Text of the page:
Comics Are Trying to Break Your Heart #120 by Drew Barth
Have the Time of Your Death
Death is final. Death in comics, a bit less so. Just look at Deadman. Or Swamp Thing. Or the legion of characters that have died and come back to life a dozen times. Their reasons for returning are, at best, nebulous and, at worst, not even explained. But then that’s where a series like The Many Deaths of Laila Starr comes in—not only is death and returning explained, but the cause is literally the Hindu goddess of Death herself. What Ram V, Filipe Andrade, and Inês Amaro have created is a series that straddles the line between life and death in a way that I’ve never seen in comics.
The story here begins with the Goddess of Death being let go from her position in a manner not unfamiliar to anyone who has to empty their desk into a banker box after their employer decides to restructure. But it’s the world itself that is restructuring as Death is losing her job due to a child being born that will soon create a way to give everyone on Earth everlasting life. The one consolation Death is given here is that, instead of simply disappearing, she can inhabit the body of a mortal and live out the rest of her life with a normal mortal lifespan—the body of the titular Laila Starr. And of course she takes this consolation as it is the only real option she has anymore. But she plans on doing something with that life because she wants to keep her job. And the only way to keep her job is with some infanticide.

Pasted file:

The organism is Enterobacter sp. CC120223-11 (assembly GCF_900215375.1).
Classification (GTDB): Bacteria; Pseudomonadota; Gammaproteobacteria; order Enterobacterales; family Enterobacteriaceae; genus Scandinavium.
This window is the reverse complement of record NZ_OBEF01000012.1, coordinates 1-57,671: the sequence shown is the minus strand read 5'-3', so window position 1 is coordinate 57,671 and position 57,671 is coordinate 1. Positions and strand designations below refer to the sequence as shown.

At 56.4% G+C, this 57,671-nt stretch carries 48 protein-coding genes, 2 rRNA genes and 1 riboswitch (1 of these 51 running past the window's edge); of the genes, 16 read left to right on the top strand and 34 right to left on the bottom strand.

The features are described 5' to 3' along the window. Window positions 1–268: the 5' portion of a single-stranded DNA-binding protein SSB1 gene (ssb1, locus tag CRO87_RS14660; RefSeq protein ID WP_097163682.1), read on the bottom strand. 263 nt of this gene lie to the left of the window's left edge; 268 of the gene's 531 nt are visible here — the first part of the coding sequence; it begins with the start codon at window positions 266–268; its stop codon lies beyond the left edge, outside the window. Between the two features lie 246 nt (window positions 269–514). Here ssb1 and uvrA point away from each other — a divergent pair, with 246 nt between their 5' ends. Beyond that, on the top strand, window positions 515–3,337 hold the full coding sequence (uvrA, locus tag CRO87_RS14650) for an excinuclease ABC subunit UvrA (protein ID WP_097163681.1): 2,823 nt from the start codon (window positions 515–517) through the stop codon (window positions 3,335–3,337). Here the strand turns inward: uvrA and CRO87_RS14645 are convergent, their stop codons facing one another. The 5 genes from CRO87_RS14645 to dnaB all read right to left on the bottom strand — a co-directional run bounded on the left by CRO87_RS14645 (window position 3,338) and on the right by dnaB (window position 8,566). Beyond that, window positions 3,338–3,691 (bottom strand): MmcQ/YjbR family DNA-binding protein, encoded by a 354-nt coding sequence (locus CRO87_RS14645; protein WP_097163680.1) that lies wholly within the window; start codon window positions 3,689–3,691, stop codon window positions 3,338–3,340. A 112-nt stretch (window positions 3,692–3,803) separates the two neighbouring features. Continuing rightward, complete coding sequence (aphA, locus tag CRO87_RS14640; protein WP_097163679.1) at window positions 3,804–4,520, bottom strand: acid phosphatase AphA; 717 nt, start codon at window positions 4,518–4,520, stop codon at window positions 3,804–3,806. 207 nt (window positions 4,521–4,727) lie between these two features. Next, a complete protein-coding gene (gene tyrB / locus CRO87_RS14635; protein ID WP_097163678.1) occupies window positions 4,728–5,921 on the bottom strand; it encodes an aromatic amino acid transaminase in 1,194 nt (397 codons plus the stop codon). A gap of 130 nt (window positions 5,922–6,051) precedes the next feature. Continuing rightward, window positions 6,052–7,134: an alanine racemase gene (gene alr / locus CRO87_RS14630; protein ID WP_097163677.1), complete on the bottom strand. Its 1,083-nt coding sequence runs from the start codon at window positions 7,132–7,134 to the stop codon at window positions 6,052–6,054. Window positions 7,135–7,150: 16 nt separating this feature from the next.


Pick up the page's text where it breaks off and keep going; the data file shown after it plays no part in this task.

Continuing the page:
What works so well in this first issue is the interplay between Ram V’s running narrative and the constant kinetic motion of Andrade and Amaro’s art. Set in Mumbai, even the traffic jams are constantly in motion. The world we’re given for this story does not stand still. And for good reason. Death herself doesn’t have long to deal with the baby that will create immortality and Laila Starr herself is currently falling out of a window to her first death. And the ways in which Ram V’s narration helps to bolster the mood Andrade’s lines create throughout this first issue only helps with that pace. We’re given a moment to linger with characters and dialog before the narration zips us back to speed again.
More than many first issues, The Many Deaths of Laila Starr helps to establish a pace and mood that maintains a perfect consistency throughout. I’m intrigued because the series has a nice combination of mise-en-scéne and traditional comic movement that keeps the story from ever feeling flat. As is good in all first issues, this kind of storytelling helps the world feel alive and lets the characters really shine through with their moods and lives. Or, rather, unlives.
Get excited. Get dead.
Drew Barth (Episode 331) is a writer residing in Winter Park, FL. He received his MFA from the University of Central Florida. Right now, he’s worrying about his cat.
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